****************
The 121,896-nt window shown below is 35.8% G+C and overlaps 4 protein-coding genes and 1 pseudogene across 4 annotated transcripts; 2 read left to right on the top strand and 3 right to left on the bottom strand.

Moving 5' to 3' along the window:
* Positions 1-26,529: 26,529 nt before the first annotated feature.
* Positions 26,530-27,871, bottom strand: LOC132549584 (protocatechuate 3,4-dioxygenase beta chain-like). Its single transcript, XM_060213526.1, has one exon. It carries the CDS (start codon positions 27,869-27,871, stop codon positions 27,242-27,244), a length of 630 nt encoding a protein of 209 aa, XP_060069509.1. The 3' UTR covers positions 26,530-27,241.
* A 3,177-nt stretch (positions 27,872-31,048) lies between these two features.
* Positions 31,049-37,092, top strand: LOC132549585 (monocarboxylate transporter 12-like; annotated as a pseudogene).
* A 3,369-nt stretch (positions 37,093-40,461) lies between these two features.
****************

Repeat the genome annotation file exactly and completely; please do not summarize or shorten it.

The 121,896-nt window shown below is 35.8% G+C and overlaps 4 protein-coding genes and 1 pseudogene across 4 annotated transcripts; 2 read left to right on the top strand and 3 right to left on the bottom strand.

Moving 5' to 3' along the window:
* Positions 1-26,529: 26,529 nt before the first annotated feature.
* Positions 26,530-27,871, bottom strand: LOC132549584 (protocatechuate 3,4-dioxygenase beta chain-like). Its single transcript, XM_060213526.1, has one exon. It carries the CDS (start codon positions 27,869-27,871, stop codon positions 27,242-27,244), a length of 630 nt encoding a protein of 209 aa, XP_060069509.1. The 3' UTR covers positions 26,530-27,241.
* A 3,177-nt stretch (positions 27,872-31,048) lies between these two features.
* Positions 31,049-37,092, top strand: LOC132549585 (monocarboxylate transporter 12-like; annotated as a pseudogene).
* A 3,369-nt stretch (positions 37,093-40,461) lies between these two features.